Education Tax Benefits

Millions of workers lost their jobs during the pandemic. Some others quit their jobs. The stress and change brought by COVID-19 made them reflect on their careers and ponder how they want to spend the rest of their working years. Whether they quit or not, thousands of adults have been preparing for new career opportunities by enrolling in education of one type or another: college, professional certifications, graduate school, etc.

Investing in education to meet new challenges is a smart move. But it can be expensive. Good news – there are two education tax benefits available to eligible taxpayers that can reduce those out-of-pocket education expenses. The IRS has all the details here at their website It’s a lot to read, so here are a couple of highlights:

  • Education Tax Credits

An education credit, either the American Opportunity Tax Credit or the Lifetime Learning Credit, helps to defray the cost of higher education with a dollar-for-dollar federal tax liability reduction. The credit is refundable, so it can reduce your tax below zero. To take the tax credit, you, your spouse, or your dependent must incur and pay qualified expenses for higher education at an eligible education institution. Qualified expenses include tuition, fees, and other related expense for an eligible student required for enrollment or attendance.

  • Student Loan Interest Deduction

Generally, personal interest is not deductible, other than for a home mortgage. However, if your modified adjusted gross income (MAGI) is less than $85,000 ($170,000 if filing a joint return), there is a special deduction allowed for paying interest on a student loan used for qualified higher education expenses. The student loan interest deduction can reduce the amount of your income subject to tax by up to $2,500. The amount of actual tax savings will depend on your marginal income tax bracket.

Stressful times, like the pandemic, often make people reflect on the course of their lives, including their career. That reflection can lead to enrolling in additional training or education. If you are deciding whether to invest in education, due to COVID-19 or another reason, you need to know the overall cost. Two education tax benefits can, depending on your situation, reduce your federal income tax liability and defray your out-of-pocket education expenses.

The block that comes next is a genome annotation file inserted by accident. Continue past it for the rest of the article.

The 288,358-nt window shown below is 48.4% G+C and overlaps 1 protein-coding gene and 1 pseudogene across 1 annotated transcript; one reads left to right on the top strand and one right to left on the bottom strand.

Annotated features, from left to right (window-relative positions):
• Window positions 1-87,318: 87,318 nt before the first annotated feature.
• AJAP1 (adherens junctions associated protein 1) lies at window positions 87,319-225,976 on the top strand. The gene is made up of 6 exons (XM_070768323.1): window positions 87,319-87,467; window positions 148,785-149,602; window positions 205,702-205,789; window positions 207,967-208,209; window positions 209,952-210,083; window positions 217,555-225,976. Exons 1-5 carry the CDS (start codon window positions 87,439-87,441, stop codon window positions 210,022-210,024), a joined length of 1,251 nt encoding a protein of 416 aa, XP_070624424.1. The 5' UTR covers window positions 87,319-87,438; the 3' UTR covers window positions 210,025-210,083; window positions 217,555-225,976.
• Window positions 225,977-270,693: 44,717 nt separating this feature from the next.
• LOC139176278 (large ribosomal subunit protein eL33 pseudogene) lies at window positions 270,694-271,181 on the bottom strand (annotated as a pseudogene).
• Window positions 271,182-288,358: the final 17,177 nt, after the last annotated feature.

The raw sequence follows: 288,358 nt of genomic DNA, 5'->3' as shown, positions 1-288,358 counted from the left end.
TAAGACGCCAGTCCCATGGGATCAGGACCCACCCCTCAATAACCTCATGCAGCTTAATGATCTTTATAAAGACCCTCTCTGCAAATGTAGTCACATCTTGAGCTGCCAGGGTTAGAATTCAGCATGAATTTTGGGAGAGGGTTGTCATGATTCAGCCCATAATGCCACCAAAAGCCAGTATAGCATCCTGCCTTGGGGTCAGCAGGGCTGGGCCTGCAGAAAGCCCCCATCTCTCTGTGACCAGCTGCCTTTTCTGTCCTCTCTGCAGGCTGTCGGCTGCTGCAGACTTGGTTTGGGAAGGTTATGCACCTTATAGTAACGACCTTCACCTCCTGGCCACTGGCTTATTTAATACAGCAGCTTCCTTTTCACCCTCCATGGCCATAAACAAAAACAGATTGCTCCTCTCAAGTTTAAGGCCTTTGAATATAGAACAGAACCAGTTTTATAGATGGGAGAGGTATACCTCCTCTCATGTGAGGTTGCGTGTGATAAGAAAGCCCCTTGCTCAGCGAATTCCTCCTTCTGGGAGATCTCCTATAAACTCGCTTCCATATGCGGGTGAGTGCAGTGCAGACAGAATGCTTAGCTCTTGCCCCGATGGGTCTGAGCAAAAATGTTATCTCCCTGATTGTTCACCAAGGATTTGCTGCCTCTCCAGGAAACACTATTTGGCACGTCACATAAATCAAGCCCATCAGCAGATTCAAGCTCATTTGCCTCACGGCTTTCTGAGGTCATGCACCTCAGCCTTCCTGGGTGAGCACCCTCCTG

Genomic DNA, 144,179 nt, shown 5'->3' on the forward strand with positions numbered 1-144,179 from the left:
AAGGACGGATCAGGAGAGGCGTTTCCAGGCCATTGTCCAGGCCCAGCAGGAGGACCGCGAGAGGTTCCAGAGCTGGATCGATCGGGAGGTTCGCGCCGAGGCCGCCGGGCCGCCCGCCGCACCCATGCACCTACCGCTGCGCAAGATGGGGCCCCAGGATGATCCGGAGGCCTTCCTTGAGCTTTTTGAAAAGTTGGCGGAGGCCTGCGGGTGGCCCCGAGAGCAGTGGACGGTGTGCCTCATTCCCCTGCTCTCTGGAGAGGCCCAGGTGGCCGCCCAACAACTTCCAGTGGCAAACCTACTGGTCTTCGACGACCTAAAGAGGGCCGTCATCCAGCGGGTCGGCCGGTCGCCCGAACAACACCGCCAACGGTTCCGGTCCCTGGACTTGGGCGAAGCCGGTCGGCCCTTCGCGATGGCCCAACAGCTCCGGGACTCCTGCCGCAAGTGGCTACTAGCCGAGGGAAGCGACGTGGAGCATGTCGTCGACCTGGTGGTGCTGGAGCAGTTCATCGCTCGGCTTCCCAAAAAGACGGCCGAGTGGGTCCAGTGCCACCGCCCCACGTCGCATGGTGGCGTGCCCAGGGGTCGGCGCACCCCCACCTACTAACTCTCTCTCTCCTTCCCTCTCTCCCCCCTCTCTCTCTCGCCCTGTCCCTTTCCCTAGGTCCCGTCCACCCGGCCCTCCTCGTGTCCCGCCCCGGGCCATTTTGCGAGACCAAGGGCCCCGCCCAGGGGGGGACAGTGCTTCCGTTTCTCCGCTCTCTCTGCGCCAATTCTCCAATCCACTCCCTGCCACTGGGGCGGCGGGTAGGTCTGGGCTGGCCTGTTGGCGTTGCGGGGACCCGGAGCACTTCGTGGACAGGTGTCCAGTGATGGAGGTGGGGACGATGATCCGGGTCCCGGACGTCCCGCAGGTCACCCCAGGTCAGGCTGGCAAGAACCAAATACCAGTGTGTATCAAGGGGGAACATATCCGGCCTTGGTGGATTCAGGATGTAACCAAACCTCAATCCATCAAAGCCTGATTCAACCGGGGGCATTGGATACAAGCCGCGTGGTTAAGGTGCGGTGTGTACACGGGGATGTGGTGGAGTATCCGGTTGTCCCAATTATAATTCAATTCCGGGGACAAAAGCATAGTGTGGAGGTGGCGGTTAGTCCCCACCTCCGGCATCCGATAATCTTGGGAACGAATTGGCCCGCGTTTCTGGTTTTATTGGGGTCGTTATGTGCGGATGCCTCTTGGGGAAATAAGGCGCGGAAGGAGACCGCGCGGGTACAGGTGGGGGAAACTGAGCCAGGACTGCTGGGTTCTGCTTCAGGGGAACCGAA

Want more details? Check out the IRS website at

Education and Your Taxes

School started only a few weeks ago. By now, parents and students have spent what seems like zillions of dollars on supplies, tuition, and books. Sure, all that spending is an investment in the future. But is there a way to see some return on all that spending before graduation?


Qualified educational expenses could be eligible for income tax deductions or credits. That could mean hundreds or thousands of dollars back in your tax refund next year. Just how much you can claim depends on your situation. Here’s how it works:


  1. Education Credits

Qualified education expenses paid by or on behalf of an eligible student to an eligible school for higher education could be claimed as a dollar-for-dollar credit against your tax liability. That’s a lot of “qualifieds” and “eligibles” but it’s worth checking out. There are two education credits: the American opportunity tax credit and the lifetime learning credit. If you’re eligible to claim both credits for the same student in the same year, you can only choose one.


  1. Tuition and Fees Deduction

Qualified higher education expenses paid during the year for yourself, your spouse or your dependent could be tax deductible. If it produces a lower tax liability, you may be able to take one of the education credits for your education expenses instead of a tuition and fees deduction. Remember, no claiming the tuition and fees deduction and an education credit for the same expense.


  1. Business Deduction for Education Expenses

Employees who itemize deductions (i.e., Schedule A) may be able to deduct expenses paid for work-related education. Work-related education expenses may also qualify for one of the credits described above. Self-employed individuals can deduct work-related education directly from self-employment income, reducing both income tax and self-employment tax.


  1. Qualified Student Loan Interest Deduction

Generally, personal interest you pay, other than certain mortgage interest, is not deductible on your tax return. However, if you qualify based on your income and filing status, there is a special deduction allowed for paying interest on a student loan used for higher education. This deduction can reduce your taxable income subject by up to $2,500.
Paying education expenses can take a bite out of your budget. Check out the IRS website at  to see if you qualify to get some of that money back in your tax refund next year.